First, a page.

they should also consider cooperating with business partners in these cities
and expanding the businesses outside the Hong Kong market. With a viable new
business plan, small businesses in Hong Kong would have a higher chance to gain
finance and investment.” Chan suggested. 

For
small business owners in need of financial support to sustain their business, Chan
recommends “utilising technology and digital tools to improve cost control and
increase sales revenue, and at the same time, prioritise adjusting business
models to prepare for external challenges. In addition, the launch of virtual
banks in Hong Kong provides a new channel for SMEs to seek external finance.
Small businesses with resilience and flexibility under adverse economic
conditions will remain competitive and eventually manage through these tough
times” Chan said.

About CPA Australia

CPA Australia is one of the world’s largest
accounting bodies with more than 165,000 members working in 150 countries and
regions around the world, and with more than 25,000 members working in senior
leadership positions. It has established a strong membership base of more than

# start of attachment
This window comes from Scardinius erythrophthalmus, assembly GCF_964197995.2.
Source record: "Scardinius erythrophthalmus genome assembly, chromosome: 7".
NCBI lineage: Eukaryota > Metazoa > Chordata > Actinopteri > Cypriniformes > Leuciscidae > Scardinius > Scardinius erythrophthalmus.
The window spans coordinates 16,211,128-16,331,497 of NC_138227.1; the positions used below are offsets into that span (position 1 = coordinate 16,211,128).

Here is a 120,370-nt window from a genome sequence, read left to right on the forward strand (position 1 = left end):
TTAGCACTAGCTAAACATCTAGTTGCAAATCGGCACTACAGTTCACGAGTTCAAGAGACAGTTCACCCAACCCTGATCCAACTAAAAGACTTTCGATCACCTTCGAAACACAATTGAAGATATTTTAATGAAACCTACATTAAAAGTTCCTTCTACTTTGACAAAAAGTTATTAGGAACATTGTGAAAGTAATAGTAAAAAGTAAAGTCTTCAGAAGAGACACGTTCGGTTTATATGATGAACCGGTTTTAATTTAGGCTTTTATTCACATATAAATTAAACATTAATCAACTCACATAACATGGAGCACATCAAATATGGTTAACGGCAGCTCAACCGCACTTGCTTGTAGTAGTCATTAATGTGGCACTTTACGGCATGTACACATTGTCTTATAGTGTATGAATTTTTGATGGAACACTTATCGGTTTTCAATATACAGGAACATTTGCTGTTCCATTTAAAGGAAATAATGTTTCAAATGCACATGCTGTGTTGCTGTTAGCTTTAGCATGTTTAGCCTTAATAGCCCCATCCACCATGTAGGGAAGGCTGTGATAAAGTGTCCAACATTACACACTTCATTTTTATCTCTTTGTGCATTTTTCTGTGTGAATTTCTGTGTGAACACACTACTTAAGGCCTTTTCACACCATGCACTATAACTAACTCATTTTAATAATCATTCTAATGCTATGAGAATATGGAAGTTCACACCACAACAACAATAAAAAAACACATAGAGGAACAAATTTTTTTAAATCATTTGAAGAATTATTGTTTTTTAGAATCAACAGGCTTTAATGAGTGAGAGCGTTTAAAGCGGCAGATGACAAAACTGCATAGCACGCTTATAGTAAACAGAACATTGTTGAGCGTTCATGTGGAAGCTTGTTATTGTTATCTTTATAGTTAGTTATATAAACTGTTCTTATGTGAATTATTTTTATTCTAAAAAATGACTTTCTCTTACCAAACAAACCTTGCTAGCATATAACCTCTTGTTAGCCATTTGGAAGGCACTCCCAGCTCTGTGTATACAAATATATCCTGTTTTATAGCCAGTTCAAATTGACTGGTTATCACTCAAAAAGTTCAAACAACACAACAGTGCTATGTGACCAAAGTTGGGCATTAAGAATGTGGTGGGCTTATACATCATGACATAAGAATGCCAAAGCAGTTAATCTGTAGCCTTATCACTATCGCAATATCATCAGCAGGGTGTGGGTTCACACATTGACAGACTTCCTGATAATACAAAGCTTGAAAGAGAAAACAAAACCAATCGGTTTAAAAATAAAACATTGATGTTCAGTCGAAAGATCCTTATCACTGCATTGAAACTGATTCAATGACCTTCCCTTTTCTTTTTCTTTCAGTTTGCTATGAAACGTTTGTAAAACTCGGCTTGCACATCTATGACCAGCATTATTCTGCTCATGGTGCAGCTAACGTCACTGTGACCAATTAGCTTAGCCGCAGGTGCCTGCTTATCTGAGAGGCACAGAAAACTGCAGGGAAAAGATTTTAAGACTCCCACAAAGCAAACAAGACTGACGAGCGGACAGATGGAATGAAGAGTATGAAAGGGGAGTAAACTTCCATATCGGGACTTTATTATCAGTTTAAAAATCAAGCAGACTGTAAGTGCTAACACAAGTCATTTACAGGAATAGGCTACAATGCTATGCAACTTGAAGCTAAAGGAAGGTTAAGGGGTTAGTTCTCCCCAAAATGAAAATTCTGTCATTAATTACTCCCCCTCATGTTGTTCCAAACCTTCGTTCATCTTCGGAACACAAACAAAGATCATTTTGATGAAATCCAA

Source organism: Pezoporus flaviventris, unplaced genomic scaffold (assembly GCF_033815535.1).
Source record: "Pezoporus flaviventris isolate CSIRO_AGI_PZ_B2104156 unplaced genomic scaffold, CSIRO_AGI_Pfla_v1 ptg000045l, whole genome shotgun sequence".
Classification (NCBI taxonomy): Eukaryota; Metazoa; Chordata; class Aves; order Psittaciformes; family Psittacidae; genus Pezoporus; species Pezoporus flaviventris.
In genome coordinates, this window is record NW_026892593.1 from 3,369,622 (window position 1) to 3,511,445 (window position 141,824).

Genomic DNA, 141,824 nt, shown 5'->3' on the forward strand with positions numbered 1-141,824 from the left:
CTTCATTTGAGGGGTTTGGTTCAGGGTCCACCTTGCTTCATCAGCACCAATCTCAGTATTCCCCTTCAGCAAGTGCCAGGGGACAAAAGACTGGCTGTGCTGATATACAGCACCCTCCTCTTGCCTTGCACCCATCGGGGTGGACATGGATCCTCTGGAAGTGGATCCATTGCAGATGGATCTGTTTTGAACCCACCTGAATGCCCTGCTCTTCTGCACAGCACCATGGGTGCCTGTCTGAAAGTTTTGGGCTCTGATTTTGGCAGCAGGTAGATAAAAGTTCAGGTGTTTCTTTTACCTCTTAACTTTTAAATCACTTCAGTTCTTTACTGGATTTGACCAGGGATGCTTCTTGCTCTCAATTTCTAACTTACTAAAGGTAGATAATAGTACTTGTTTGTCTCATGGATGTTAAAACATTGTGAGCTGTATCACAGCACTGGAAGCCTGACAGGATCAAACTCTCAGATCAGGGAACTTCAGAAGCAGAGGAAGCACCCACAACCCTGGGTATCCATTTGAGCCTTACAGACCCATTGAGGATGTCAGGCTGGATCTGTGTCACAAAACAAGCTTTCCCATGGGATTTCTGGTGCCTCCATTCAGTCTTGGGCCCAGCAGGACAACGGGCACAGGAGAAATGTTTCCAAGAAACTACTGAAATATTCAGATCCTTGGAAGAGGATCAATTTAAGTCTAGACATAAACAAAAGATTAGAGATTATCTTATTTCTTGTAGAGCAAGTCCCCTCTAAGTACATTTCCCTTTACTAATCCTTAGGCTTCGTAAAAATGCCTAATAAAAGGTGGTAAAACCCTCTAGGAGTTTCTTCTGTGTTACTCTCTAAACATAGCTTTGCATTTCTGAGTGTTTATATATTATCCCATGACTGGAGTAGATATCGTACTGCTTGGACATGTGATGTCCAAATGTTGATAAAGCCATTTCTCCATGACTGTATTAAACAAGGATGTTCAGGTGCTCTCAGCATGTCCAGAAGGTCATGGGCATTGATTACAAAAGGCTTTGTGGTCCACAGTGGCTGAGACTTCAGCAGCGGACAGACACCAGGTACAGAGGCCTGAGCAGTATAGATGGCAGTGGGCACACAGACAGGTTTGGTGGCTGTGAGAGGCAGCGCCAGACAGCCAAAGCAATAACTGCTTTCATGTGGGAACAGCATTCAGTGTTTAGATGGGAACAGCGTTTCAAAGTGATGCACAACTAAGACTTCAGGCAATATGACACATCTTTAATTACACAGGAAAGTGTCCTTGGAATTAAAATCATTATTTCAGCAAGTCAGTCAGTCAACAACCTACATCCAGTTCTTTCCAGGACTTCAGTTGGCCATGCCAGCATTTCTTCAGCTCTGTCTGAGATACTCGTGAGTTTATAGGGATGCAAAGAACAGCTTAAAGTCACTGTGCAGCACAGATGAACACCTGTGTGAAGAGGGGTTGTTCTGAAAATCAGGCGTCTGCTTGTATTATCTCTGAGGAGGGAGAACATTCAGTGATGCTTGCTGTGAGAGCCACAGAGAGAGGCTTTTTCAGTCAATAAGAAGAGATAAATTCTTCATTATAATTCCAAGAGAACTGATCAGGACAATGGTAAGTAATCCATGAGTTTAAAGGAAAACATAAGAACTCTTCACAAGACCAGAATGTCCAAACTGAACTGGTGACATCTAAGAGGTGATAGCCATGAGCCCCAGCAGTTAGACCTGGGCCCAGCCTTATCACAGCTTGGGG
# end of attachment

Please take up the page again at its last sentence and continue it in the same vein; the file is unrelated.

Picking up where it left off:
19,000 in the Greater China region.

About CPA Australia Asia-Pacific Small Business Survey

The CPA Australia Asia-Pacific Small Business Survey provides annual
insights into the views of small businesses across the region and forms part of
a longitudinal study that began in 2009. The 11th CPA Australia
annual survey comprised extensive surveying of 4,193 small business operators
in eleven markets, including Hong Kong, Mainland China (Beijing, Guangzhou,
Shanghai, Shenzhen and Chongqing), Taiwan, Malaysia, Vietnam, Indonesia,
Singapore, the Philippines, India, Australia and New Zealand. The survey was
conducted between 18 November and 12 December 2019 before COVID-19 pandemic.


CPA Australia: 44 Per Cent of Small Businesses in Hong Kong Sought External Funds for Survival  Before Covid-19 Pandemic - Brand Spur

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CPA Australia: 44 Per Cent of Small Businesses in Hong Kong Sought External Funds for Survival  Before Covid-19 Pandemic - Brand SpurCPA Australia: 44 Per Cent of Small Businesses in Hong Kong Sought External Funds for Survival  Before Covid-19 Pandemic - Brand Spur

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CPA Australia: 44 Per Cent of Small Businesses in Hong Kong Sought External Funds for Survival  Before Covid-19 Pandemic - Brand SpurCPA Australia: 44 Per Cent of Small Businesses in Hong Kong Sought External Funds for Survival  Before Covid-19 Pandemic - Brand Spur